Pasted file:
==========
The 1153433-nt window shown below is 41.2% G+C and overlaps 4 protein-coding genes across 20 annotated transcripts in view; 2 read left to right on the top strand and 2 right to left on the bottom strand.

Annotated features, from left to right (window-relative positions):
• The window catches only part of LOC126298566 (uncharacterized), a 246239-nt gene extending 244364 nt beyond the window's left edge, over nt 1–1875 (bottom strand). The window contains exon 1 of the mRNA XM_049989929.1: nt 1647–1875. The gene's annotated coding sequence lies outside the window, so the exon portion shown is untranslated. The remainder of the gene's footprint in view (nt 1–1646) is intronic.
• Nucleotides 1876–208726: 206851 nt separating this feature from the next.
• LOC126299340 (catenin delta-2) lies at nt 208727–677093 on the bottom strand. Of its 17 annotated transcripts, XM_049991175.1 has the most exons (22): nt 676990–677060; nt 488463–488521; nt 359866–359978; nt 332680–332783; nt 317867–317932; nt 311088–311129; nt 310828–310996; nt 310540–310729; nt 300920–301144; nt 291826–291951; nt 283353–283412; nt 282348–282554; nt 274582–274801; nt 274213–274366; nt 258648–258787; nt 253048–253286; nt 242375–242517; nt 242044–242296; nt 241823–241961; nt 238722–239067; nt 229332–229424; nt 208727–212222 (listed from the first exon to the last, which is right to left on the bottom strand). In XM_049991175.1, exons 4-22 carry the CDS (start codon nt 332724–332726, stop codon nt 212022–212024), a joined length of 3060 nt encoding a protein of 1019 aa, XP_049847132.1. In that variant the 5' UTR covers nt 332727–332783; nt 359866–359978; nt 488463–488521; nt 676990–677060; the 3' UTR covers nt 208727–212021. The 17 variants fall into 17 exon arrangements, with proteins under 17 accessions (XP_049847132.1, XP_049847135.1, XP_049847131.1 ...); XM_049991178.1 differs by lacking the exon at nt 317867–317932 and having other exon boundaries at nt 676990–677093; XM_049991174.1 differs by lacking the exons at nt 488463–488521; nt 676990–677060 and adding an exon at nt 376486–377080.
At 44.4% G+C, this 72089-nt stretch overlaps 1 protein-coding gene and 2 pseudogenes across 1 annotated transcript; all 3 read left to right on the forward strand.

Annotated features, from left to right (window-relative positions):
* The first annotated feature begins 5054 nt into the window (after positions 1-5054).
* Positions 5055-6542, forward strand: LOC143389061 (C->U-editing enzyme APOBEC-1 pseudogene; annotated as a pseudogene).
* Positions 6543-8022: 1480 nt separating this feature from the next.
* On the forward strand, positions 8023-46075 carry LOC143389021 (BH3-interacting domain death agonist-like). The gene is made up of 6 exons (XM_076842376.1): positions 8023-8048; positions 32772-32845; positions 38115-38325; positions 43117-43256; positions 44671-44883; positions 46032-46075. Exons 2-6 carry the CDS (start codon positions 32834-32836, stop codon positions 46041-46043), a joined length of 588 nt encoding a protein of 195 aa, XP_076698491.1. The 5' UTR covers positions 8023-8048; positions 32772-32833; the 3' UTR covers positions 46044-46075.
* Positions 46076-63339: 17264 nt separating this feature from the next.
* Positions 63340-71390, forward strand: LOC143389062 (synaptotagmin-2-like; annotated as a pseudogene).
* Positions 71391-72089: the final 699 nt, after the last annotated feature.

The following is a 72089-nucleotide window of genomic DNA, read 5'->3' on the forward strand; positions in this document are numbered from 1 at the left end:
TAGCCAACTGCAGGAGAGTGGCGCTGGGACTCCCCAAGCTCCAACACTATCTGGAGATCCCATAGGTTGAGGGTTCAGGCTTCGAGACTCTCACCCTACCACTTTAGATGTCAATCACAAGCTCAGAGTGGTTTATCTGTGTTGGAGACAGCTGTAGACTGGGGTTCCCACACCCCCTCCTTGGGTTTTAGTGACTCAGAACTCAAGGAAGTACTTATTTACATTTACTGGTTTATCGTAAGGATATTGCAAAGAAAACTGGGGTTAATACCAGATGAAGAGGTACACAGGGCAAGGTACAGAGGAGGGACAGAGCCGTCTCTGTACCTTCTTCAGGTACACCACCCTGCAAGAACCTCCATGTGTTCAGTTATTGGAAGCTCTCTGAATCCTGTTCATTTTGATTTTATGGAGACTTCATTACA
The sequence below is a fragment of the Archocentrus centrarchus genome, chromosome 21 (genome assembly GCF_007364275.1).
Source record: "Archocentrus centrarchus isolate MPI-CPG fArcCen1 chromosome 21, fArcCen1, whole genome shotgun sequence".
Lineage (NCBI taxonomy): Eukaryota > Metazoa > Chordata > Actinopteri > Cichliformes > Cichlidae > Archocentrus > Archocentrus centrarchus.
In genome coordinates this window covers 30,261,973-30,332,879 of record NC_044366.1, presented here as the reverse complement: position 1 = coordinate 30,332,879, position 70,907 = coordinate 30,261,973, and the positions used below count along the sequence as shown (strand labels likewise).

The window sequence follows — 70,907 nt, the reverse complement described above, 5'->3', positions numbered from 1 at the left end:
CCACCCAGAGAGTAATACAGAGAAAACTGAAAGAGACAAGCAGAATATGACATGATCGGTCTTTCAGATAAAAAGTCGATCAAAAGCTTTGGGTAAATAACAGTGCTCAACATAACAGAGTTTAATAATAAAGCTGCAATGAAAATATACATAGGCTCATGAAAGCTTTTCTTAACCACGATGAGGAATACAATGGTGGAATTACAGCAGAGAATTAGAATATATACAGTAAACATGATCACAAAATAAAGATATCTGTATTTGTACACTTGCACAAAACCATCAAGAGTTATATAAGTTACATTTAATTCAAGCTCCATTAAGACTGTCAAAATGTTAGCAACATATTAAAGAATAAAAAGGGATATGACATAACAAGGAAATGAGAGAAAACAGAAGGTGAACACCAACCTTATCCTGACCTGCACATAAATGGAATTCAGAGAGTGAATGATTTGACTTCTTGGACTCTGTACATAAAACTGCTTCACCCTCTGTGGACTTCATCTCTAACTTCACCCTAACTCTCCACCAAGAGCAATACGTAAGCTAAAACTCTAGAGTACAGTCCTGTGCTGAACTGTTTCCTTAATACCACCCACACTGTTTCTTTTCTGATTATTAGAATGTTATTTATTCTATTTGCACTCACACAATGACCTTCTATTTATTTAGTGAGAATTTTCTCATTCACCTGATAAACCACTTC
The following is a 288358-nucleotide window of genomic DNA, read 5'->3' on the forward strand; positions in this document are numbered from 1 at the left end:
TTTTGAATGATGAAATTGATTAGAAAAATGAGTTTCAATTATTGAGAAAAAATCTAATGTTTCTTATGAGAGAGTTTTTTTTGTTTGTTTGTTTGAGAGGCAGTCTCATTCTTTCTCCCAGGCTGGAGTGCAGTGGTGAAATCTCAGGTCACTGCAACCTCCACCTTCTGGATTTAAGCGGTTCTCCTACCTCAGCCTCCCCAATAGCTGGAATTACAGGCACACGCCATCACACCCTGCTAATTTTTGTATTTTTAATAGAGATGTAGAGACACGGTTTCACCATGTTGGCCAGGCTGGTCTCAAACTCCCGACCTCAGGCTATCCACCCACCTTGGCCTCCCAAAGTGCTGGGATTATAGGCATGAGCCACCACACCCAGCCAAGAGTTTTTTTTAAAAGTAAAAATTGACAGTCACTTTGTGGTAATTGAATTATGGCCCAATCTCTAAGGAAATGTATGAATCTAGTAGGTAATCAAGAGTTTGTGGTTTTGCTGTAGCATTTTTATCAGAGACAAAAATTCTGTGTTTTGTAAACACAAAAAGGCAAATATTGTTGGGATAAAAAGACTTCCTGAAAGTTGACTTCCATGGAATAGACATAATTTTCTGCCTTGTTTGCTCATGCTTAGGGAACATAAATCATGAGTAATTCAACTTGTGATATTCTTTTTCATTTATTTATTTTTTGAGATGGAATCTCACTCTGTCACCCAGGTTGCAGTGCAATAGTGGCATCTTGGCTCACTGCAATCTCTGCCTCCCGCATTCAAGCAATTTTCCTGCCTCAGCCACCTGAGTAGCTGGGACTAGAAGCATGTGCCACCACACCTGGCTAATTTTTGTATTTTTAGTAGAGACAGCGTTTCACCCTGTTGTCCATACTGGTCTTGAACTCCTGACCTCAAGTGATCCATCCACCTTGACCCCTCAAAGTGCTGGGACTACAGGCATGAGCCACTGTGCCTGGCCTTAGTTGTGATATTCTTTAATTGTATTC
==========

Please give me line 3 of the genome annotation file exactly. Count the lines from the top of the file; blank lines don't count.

• The window catches only part of LOC126298566 (uncharacterized), a 246239-nt gene extending 244364 nt beyond the window's left edge, over nt 1–1875 (bottom strand). The window contains exon 1 of the mRNA XM_049989929.1: nt 1647–1875. The gene's annotated coding sequence lies outside the window, so the exon portion shown is untranslated. The remainder of the gene's footprint in view (nt 1–1646) is intronic.